Page View tracking measures which pages on a website are viewed by individual visitors, their refering urls and visitor geographic locations, etc. These are pretty standard statistics that a lot of web analytics software provides. And often times, free.
Event tracking provides an in-depth analysis of your user’s actions on a page. With an implementation of event tracking, you are able to unveil events you wouldn’t normally see, providing a deeper insight into the usability of your page, the behavior of your visitors and the functionality of your webpage.
Mixpanel co-founder Tim Trefren said page view tracking is dead , that is not quite true. Page-view stats are still useful. First of all, page view stats software is often times the first package companies pick up when they decide to track their websites. It is a starting point for web site tracking. It is easy to install and it provides a general picture of your websites traffic. Events and page views are both user activities. Page view is a type of user activity that some websites like to track. In general, people only go to other packages when their existing page view tracking can no longer satisfy their needs.
Speaking for the trend, internet businesses are definitely moving into a different era, away from catching eyeballs alone. Websites are more interactive than 10 years ago with lots of activities happening on the same page (downloading, adding to shopping cart, playing videos, submitting order, liked something); web business models are changing from advertising-based model to subscription-based model. Page-view tracking alone can no longer meet such analytic needs. At the same time, the new generation of web users/visitors/customer are more self-conscious and identity conscious. Site owners need to understand their needs and psychology in order to keep them and serve them.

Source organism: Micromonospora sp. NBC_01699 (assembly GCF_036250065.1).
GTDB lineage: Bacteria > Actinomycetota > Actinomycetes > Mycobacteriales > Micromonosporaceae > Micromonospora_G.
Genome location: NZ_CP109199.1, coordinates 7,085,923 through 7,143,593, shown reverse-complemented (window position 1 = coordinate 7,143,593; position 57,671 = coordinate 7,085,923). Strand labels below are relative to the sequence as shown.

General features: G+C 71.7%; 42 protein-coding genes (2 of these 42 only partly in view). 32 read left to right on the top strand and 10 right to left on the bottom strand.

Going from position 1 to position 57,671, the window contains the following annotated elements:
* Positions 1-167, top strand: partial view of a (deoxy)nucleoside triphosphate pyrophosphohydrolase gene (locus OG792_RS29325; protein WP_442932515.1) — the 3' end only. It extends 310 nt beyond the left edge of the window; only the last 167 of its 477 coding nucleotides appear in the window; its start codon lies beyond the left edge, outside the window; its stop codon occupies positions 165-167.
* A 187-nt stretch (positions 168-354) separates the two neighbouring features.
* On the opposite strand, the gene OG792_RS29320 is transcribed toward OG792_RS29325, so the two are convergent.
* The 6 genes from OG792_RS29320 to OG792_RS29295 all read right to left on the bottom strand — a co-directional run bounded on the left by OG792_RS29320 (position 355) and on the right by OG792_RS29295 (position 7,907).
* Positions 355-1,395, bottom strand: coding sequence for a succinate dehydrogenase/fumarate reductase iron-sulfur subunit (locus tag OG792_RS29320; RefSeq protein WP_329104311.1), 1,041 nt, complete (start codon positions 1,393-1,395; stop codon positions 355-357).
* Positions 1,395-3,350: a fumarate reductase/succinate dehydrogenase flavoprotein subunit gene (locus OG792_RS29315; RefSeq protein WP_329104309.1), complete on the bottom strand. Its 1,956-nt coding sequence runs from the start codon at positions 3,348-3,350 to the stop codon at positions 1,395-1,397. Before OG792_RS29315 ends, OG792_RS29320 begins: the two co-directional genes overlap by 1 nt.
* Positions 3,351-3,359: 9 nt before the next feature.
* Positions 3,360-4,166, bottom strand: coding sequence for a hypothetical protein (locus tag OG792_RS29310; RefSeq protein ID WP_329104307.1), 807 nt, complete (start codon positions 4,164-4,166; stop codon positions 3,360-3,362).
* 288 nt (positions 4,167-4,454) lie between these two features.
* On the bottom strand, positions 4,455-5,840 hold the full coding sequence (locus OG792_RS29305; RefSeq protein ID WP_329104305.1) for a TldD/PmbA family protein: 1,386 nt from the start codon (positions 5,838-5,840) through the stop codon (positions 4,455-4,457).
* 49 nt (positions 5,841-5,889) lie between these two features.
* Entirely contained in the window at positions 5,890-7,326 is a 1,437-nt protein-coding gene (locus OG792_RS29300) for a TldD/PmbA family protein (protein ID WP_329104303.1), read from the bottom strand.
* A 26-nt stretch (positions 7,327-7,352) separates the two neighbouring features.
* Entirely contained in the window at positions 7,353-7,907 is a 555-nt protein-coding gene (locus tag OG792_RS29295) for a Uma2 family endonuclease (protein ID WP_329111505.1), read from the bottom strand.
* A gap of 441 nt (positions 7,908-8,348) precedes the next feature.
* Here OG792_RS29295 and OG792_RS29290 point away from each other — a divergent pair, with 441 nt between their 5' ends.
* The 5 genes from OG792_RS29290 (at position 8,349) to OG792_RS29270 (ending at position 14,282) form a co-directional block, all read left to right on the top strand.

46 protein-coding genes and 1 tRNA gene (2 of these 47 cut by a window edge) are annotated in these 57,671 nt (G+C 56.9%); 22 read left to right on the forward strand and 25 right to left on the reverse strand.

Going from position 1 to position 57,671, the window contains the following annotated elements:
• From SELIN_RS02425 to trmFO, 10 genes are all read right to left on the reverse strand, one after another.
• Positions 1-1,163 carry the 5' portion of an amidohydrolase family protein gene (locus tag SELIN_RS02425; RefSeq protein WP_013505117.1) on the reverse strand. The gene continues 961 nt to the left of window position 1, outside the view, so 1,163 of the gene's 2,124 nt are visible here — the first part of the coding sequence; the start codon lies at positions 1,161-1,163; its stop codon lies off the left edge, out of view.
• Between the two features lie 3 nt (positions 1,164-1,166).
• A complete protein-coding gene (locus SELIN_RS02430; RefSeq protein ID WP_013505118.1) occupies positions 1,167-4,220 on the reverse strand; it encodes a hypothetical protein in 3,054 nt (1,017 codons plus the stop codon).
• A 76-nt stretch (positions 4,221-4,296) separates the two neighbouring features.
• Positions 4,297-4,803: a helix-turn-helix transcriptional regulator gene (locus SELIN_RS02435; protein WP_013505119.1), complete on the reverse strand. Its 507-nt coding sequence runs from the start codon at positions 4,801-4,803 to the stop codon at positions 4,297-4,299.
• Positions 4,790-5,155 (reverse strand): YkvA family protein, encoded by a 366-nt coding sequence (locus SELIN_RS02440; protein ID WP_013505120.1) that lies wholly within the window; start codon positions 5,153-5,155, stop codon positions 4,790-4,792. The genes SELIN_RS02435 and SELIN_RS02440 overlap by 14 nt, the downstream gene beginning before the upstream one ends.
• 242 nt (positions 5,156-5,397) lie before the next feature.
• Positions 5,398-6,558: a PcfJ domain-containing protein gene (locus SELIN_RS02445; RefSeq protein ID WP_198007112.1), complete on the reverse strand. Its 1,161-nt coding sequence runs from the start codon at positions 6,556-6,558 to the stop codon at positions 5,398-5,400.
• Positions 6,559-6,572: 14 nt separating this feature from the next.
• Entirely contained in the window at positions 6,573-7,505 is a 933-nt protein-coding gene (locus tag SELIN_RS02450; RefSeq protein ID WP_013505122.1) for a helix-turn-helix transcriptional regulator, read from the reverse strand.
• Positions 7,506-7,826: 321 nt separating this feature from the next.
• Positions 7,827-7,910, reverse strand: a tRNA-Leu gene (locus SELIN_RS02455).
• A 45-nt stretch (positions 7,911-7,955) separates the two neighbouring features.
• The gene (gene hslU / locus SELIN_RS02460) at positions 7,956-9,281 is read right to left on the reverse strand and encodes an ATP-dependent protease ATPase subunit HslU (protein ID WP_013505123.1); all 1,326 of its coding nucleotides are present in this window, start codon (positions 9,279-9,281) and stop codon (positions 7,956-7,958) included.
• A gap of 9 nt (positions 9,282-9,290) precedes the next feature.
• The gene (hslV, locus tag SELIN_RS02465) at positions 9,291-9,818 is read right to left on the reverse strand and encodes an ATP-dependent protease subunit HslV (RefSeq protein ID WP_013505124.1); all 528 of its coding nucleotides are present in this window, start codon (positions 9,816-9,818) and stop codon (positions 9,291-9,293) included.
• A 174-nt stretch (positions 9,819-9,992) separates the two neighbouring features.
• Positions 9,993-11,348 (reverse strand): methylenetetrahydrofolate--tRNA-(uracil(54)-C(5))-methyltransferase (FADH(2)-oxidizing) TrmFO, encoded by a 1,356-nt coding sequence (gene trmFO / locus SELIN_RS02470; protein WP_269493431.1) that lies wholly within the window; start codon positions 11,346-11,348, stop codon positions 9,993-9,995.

We need metrics that are customer centric that can help us understand customer behaviors and customer motivations and calculate customer lifetime value. None of these can be accomplished by using page-view tracking alone. We need event-based tracking to drive revenue and traffic. Rachael F. Arnold wrote a blog about when to use pageview tracking and when to event tracking in Google analytics. Glenn Gabe wrote a blog about conversional goal and events.
Recently, Tag management system (TMS) is emerging to help resolving the pain point of adding event tracking to websites. Eric T. Peterson, the founder of Web Analytics Demystified, Inc, has a good white paper that summarizes the pain points of adding tags and the benefits of TMS system.